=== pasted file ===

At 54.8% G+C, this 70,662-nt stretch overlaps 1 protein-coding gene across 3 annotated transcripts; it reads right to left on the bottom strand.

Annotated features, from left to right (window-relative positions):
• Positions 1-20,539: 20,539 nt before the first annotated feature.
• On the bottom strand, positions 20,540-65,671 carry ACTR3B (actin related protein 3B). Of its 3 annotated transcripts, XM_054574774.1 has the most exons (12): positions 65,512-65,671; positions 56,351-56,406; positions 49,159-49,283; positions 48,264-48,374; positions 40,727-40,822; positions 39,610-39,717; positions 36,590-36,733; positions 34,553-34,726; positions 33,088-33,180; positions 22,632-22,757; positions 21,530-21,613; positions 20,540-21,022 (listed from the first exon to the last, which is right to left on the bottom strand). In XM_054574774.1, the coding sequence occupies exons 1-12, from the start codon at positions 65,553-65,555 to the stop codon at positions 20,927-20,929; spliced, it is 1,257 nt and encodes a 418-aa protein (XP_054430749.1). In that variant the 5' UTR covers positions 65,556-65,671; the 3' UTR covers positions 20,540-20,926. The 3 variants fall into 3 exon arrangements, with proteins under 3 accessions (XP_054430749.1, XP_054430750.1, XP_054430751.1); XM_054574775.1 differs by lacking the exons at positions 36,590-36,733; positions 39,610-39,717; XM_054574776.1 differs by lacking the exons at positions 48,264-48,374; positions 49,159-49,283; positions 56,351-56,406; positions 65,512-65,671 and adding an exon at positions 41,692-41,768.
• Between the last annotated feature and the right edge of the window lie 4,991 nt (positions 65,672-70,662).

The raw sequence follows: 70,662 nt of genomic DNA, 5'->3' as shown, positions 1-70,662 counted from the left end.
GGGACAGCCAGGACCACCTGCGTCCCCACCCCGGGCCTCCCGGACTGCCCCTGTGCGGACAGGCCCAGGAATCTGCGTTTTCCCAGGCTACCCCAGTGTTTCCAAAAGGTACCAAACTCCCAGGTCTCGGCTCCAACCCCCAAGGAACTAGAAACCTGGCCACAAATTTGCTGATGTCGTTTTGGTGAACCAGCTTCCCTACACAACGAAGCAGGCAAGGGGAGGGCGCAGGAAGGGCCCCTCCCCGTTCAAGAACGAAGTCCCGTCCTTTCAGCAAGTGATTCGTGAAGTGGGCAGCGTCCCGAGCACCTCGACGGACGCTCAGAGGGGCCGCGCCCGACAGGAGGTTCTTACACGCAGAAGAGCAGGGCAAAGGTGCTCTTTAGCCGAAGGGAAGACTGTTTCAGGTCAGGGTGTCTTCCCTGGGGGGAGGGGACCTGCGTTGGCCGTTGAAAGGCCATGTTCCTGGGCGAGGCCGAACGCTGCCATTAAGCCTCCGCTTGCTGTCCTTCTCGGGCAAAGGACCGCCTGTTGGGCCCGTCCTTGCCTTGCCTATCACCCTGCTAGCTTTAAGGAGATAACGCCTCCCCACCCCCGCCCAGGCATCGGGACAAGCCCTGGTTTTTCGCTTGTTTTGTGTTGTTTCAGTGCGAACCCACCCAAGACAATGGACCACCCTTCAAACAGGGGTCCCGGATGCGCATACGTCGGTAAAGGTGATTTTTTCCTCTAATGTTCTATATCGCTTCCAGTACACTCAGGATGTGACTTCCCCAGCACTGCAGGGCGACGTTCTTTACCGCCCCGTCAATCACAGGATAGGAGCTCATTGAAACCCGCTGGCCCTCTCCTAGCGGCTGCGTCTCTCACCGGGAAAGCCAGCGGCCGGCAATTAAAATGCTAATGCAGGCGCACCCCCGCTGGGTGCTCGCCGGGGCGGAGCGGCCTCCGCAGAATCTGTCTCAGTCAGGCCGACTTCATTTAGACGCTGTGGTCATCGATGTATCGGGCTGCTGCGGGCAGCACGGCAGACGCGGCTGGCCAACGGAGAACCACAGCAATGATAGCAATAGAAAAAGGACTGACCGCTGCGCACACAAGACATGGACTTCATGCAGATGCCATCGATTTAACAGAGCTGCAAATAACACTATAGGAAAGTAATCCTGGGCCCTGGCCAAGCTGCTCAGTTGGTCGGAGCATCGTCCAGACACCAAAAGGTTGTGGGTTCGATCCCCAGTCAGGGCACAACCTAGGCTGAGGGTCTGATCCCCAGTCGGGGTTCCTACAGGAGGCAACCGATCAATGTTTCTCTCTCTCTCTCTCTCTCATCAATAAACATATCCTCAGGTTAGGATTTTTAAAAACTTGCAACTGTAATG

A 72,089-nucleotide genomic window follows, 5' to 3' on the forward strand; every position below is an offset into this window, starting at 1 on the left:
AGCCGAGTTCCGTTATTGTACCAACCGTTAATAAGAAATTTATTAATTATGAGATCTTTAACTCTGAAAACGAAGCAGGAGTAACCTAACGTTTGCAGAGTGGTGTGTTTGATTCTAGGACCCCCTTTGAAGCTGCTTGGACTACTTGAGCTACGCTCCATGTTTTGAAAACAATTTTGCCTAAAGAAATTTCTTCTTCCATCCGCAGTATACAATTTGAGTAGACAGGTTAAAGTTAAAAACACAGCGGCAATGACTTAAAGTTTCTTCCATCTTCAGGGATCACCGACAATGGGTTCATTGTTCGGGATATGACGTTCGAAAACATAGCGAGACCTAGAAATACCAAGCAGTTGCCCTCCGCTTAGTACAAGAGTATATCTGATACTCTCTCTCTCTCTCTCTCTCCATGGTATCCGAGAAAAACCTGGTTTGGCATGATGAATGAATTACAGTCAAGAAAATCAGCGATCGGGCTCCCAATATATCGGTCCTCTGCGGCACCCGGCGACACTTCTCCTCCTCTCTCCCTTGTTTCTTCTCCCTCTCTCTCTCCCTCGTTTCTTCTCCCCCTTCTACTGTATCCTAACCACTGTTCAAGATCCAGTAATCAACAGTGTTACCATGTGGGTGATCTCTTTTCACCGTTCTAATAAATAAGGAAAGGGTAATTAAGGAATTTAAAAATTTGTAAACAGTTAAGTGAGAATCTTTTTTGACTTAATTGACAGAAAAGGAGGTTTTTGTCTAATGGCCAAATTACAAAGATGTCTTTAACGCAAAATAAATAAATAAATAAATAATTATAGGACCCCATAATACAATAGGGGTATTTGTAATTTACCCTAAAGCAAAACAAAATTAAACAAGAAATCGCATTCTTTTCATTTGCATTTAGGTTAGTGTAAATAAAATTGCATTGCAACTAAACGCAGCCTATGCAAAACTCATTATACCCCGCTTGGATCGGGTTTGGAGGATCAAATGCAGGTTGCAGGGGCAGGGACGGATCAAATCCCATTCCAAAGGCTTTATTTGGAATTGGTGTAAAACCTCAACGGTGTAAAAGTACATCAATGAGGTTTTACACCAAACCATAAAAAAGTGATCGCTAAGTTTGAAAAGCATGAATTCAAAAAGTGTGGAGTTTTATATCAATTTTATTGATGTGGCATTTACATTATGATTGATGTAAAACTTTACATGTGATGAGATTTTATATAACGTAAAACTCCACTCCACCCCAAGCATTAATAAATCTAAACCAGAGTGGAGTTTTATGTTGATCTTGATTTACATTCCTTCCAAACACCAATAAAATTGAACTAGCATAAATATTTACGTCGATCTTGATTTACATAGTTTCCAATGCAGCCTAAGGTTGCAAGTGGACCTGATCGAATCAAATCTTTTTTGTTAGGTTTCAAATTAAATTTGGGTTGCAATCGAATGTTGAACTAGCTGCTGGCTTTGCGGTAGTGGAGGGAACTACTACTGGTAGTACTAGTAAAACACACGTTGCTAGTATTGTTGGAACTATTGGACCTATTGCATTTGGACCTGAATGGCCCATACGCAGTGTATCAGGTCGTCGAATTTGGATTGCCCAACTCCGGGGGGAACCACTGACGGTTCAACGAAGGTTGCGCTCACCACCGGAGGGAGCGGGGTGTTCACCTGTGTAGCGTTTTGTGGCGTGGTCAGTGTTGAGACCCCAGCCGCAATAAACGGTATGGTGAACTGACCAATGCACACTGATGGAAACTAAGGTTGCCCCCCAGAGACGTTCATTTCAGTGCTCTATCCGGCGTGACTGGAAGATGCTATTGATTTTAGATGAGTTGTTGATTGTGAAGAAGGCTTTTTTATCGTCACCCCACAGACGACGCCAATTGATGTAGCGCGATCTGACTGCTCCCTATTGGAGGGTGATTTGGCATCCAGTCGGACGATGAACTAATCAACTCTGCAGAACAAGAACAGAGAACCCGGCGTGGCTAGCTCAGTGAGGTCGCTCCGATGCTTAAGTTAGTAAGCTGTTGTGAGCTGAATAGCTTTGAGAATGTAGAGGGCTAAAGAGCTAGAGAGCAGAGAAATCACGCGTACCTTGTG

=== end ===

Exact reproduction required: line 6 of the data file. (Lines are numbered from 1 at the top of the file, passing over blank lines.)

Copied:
The raw sequence follows: 70,662 nt of genomic DNA, 5'->3' as shown, positions 1-70,662 counted from the left end.